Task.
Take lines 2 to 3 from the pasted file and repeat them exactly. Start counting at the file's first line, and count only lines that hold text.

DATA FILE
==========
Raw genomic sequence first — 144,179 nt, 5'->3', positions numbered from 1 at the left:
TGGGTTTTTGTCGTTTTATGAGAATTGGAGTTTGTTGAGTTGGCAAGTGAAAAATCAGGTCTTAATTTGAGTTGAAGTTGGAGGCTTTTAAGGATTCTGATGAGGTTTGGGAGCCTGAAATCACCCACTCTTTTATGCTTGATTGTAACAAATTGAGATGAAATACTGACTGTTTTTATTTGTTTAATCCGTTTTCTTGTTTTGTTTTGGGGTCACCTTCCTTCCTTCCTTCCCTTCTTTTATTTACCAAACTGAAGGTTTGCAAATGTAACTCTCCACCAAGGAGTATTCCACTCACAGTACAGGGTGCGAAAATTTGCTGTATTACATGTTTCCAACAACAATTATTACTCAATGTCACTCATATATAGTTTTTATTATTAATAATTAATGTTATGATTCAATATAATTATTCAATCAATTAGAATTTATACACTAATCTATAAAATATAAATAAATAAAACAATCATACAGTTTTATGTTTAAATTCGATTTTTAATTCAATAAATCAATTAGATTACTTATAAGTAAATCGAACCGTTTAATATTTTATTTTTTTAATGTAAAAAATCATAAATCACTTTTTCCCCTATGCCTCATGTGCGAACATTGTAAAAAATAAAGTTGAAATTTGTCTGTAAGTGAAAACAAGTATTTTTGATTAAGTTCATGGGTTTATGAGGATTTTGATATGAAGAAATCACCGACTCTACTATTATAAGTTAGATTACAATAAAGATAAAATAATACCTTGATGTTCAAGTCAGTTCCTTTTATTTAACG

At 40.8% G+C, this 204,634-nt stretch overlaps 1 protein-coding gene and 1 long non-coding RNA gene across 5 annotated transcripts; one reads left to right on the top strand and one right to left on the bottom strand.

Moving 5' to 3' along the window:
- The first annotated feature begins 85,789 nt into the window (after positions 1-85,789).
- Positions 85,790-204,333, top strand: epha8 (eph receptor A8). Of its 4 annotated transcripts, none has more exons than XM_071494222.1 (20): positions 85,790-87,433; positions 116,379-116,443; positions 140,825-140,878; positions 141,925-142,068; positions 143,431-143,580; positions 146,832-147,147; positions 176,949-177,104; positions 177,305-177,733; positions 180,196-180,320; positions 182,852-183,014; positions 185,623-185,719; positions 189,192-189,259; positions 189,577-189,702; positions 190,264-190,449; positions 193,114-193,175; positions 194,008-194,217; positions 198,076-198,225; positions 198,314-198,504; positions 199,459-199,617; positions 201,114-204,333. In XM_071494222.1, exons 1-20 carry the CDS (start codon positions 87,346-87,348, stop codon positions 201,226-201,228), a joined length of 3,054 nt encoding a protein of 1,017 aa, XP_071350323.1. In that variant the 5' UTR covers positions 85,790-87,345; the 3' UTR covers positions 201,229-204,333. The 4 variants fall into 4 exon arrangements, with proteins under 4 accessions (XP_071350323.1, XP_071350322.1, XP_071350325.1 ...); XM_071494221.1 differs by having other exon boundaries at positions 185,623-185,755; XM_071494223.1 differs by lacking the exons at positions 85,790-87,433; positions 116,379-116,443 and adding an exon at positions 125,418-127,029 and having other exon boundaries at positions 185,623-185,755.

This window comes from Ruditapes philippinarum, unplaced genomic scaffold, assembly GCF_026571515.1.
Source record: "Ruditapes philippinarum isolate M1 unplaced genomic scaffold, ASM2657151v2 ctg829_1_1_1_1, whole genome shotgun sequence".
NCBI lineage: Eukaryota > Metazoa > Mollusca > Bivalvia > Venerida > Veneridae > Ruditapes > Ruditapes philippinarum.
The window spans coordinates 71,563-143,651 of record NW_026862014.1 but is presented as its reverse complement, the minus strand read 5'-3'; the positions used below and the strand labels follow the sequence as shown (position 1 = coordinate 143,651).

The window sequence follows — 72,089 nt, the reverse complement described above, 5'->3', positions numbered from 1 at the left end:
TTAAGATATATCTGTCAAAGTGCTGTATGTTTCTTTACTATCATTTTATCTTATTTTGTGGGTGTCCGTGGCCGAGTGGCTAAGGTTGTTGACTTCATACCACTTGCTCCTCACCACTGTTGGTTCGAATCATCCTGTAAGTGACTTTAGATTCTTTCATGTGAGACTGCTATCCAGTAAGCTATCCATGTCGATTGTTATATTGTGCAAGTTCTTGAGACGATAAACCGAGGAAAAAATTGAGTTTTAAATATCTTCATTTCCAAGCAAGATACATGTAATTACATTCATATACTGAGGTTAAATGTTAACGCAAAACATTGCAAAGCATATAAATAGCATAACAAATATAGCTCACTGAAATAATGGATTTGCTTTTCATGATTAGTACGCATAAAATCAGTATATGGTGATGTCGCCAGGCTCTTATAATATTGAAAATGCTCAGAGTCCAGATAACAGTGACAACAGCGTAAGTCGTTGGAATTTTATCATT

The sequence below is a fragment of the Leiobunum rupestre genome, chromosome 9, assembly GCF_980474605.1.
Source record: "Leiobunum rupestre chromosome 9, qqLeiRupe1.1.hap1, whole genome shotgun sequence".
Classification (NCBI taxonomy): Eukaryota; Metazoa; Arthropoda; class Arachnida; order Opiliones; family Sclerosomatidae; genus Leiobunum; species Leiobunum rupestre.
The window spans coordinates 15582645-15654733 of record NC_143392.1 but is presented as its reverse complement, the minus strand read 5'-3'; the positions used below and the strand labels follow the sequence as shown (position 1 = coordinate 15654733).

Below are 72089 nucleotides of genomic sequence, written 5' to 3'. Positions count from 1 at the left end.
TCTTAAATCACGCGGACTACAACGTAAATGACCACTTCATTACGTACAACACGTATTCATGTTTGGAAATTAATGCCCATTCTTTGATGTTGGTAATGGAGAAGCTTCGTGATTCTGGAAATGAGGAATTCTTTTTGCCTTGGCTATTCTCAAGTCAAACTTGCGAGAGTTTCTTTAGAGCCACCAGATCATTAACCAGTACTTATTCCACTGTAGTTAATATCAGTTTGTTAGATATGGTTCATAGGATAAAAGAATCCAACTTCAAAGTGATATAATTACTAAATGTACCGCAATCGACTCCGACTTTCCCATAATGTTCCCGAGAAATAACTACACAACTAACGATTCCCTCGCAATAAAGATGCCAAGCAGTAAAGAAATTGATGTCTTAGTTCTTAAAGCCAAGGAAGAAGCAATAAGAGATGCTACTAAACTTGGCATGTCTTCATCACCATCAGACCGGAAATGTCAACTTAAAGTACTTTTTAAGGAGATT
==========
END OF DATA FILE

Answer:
TGGGTTTTTGTCGTTTTATGAGAATTGGAGTTTGTTGAGTTGGCAAGTGAAAAATCAGGTCTTAATTTGAGTTGAAGTTGGAGGCTTTTAAGGATTCTGATGAGGTTTGGGAGCCTGAAATCACCCACTCTTTTATGCTTGATTGTAACAAATTGAGATGAAATACTGACTGTTTTTATTTGTTTAATCCGTTTTCTTGTTTTGTTTTGGGGTCACCTTCCTTCCTTCCTTCCCTTCTTTTATTTACCAAACTGAAGGTTTGCAAATGTAACTCTCCACCAAGGAGTATTCCACTCACAGTACAGGGTGCGAAAATTTGCTGTATTACATGTTTCCAACAACAATTATTACTCAATGTCACTCATATATAGTTTTTATTATTAATAATTAATGTTATGATTCAATATAATTATTCAATCAATTAGAATTTATACACTAATCTATAAAATATAAATAAATAAAACAATCATACAGTTTTATGTTTAAATTCGATTTTTAATTCAATAAATCAATTAGATTACTTATAAGTAAATCGAACCGTTTAATATTTTATTTTTTTAATGTAAAAAATCATAAATCACTTTTTCCCCTATGCCTCATGTGCGAACATTGTAAAAAATAAAGTTGAAATTTGTCTGTAAGTGAAAACAAGTATTTTTGATTAAGTTCATGGGTTTATGAGGATTTTGATATGAAGAAATCACCGACTCTACTATTATAAGTTAGATTACAATAAAGATAAAATAATACCTTGATGTTCAAGTCAGTTCCTTTTATTTAACG

At 40.8% G+C, this 204,634-nt stretch overlaps 1 protein-coding gene and 1 long non-coding RNA gene across 5 annotated transcripts; one reads left to right on the top strand and one right to left on the bottom strand.